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Crossing a critical threshold

Researchers from Lehigh University, Japan and Canada have advanced a step closer to the dream of all-optical data transmission by building and demonstrating what they call the "world's first fully functioning single crystal waveguide in glass."

In an article published in Scientific Reports, a Nature publication, the group said it had employed ultrafast femtosecond lasers to produce a three-dimensional single crystal capable of guiding light waves through glass with little loss of light.

The article, published May 19, is titled "Direct laser-writing of ferroelectric single-crystal waveguide architectures in glass for 3D integrated optics."

The article's lead author, Adam Stone, received his Ph.D. in materials science and engineering from Lehigh in 2014. The co-authors are Himanshu Jain, professor of materials science and engineering, and Volkmar Dierolf, professor of physics, both at Lehigh, and researchers from Kyoto University in Japan and Polytechnique Montreal in Canada.

The group says its achievement will boost ongoing efforts to develop photonic integrated circuits (PICs) that are smaller, cheaper, more energy-efficient and more reliable than current networks that use discrete optoelectronic components—waveguides, splitters, modulators, filters, amplifiers—to transport optical signals.

“A major trend in optics,” the researchers write, “has been a drive toward…replacing systems of large discrete components that provide individual functions with compact and multifunctional PICs, in much the same way that integration of electronics has driven the impressive advances of modern computer systems.”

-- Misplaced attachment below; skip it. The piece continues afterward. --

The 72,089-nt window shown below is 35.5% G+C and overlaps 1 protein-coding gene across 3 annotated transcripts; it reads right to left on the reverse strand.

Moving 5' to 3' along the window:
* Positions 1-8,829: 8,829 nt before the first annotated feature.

“Other groups have made crystal in glass but were not able to demonstrate quality,” Jain explains. “With the quality of our crystal, we have crossed the threshold for the idea to be useful. As a result, we are now exploring the development of novel devices for optical communication in collaboration with a major company.”

Researchers at Lehigh have worked for more than ten years on the project, says Jain. The project got its start in Lehigh’s Center for Optical Technologies (which has since merged with the Sherman Fairchild Center for Solid State Studies to form the Center for Photonics and Nanoelectronics) with support from the Pennsylvania Department of Community and Economic Development. Subsequently, NSF has provided funding for the work at Lehigh and, through Lehigh’s International Materials Institute for New Functionalities in Glass, for the international collaborations as well. Jain is the director of the IMI-NFG.

The article’s other authors are Kiyotaka Miura, Kazuyuki Hirao, Masaaki Sakakura and Yasuhiko Shimotsuma of Kyoto University, and Raman Kashyap and Jerome Lapointe of Montreal Polytechnique.

The project was guided by Jain and Dierolf.

Read the full story at the Lehigh University News Center.

-Kurt Pfitzer is a writer with Lehigh University Media Relations.

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